Weird Phantom 2KHz tone

One of the things I’ve done to improve my operating in the field is get a Heil BM-17 headset to go with the G90. Using a headset makes it vastly easier to operate, as I only need to hit the switch in the PTT control to transmit, and using the headset makes it incredibly more easy to pick signals out of the noise when the signal is very weak. On the external speaker on the G90, which is actually pretty good, a signal must be pretty strong to be heard clearly. On a headset, you can pick out a signal at what can only be described as ESP levels if you have some idea of what the station on the other end is sending.

So I wanted to get the mic gain and compression settings dialed in on the G90 with this headset before taking it all out into the field. It turns out the G90 has just one setting for compression - it’s either on or off. It turns out you want it on.

Mic gain is more complicated and the supplied hand mic has a sort of funky audio spectrum response curve, so I was pretty confident the very different response of the Heil headset mic would require a different gain setting.

So I set up to test, transmitting on the G90 into a dummy load, and listening on one of my other receivers to assess the sound. This isn’t a great way to tweak audio because you also hear your speech through your skull, but it’s definitely good enough to just adjust levels

I’ll describe my test setup - I have the G90, set up with the Heil headset adaptor plugged into the mic jack. The headset adaptor breaks the contacts at the rj-45 mic jack out into a 3.5mm jack for the electret mic input, and a .25” jack for PTT. The G90 is set to a frequency in the 20m band and USB mode.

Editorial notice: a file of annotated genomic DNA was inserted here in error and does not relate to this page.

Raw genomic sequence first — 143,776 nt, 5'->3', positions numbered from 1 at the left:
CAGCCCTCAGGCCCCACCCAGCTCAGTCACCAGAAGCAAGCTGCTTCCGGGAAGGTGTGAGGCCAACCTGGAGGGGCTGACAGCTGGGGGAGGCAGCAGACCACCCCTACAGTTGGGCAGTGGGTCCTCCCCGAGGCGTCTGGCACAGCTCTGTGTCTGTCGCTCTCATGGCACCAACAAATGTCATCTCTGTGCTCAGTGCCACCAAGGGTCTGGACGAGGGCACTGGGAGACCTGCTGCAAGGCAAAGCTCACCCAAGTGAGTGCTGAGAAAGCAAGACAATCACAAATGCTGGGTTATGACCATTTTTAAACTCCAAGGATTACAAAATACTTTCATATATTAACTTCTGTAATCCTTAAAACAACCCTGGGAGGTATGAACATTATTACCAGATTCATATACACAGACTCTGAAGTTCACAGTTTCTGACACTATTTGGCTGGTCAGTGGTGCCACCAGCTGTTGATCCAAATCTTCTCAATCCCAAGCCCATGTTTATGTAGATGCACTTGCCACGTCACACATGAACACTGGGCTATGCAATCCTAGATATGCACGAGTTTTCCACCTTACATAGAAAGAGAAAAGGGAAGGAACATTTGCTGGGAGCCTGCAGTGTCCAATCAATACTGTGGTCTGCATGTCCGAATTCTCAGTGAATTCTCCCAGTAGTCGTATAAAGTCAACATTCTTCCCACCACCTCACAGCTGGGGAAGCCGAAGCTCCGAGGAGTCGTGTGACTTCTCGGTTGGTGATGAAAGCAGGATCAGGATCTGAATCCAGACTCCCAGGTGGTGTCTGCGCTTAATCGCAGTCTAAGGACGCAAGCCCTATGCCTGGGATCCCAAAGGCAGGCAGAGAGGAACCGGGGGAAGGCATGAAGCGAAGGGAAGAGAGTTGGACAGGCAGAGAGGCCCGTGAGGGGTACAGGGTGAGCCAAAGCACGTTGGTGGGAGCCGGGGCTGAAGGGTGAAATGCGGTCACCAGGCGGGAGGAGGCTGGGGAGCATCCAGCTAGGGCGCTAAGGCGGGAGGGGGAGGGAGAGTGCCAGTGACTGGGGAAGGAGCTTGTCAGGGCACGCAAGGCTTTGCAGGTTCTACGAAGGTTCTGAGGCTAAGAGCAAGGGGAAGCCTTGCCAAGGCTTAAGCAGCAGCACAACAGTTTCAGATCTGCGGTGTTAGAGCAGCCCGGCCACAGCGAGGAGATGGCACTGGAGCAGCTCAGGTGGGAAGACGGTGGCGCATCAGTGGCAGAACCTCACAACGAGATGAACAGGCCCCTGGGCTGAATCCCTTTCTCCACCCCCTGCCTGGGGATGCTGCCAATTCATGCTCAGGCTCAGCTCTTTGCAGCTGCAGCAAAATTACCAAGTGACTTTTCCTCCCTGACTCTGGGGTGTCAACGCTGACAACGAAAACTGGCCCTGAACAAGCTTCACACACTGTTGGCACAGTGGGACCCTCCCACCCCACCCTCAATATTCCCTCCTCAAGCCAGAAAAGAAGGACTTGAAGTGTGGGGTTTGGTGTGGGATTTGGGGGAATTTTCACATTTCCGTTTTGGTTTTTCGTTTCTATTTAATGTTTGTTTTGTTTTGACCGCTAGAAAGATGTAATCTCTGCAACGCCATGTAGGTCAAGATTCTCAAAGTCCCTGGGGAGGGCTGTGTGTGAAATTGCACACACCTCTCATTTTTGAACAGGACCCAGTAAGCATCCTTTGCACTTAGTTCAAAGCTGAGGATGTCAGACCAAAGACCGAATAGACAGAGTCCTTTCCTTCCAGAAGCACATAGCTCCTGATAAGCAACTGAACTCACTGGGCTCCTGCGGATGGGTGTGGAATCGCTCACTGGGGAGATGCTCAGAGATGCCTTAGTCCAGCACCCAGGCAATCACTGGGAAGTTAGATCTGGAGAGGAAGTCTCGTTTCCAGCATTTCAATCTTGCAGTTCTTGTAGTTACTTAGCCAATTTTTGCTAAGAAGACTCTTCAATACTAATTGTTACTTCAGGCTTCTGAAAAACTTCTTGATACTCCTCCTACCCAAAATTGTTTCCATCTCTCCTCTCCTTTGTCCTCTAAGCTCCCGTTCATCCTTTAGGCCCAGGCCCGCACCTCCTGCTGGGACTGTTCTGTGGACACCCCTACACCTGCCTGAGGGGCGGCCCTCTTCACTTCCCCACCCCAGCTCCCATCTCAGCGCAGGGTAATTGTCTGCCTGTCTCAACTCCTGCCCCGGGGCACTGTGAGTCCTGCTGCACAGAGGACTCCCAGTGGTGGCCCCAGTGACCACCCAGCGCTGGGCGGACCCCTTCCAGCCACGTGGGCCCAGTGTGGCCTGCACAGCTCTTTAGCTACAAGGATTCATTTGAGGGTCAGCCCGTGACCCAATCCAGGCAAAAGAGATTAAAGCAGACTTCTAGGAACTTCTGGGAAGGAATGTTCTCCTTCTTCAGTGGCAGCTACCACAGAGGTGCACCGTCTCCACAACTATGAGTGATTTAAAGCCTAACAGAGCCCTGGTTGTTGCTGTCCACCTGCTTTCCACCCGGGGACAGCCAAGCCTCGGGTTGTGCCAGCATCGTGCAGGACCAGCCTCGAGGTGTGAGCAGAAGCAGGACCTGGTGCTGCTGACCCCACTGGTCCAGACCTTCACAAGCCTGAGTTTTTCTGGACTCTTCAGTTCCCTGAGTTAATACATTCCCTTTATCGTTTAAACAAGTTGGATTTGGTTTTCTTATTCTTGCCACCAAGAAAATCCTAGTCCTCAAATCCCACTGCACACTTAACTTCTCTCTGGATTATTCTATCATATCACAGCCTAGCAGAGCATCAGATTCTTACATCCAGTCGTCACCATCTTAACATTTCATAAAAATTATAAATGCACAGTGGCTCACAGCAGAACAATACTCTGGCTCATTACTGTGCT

The antenna output of the G90 is running directly into a 50 ohm dummy load. Transmit power is set to 20W.

I monitor the transmission from the G90 using my main antenna some 50 feet away and either an Icom IC-7300 or an Elecraft KX3. In each case, the mode of the receiving radio is set to USB and the frequency matches that on the G90.

With a mic plugged in to the adaptor, I close the PTT switch and speak into the mic, and as expected I hear my speech on the audio output of the monitoring receiver. If I adjust the mic gain on the G90, I hear the audio change on the monitoring receiver, so this is the way I can adjust the G90 mic gain to get best performance from that mic.

With no mic plugged in, I close the PTT switch, and on the monitoring radio I hear a 2KHz tone. I would expect that with no audio input, there would be essentially zero RF output from the G90 and thus I’d hear silence on the monitoring receiver.

It took considerable head scratching and an email exchange with the support folks at RadiOddity before I realized that the power output from the G90 when it transmits this ghost 2KHz tone is very, very low. I’ve not tried to measure it, but I’m guessing it’s well below 1 watt.

It turns out this happens if a mic is plugged in, as well. I can plug the mic connection for either a Heil BM-17IC or Heil Proset 7 IC, and without speaking into the mic, the G90 transmits a very weak signal which carries the 2KHz tone. Again, the power level is very low, but it is not zero. It’s perfectly possible that the power level is only a few mW, which would put it as much as 20dB down from the power level the g90 is set to.

I can’t imagine a situation where this behavior would matter in the field, the power level of the 2KHz tone is so low. But it is a curious thing and I wonder of the Xiegu engineers are aware of it, as I expect it’s an artifact of the digital audio input chain and may well happen with every Xiegu radio that shares that audio input chain design and implementation.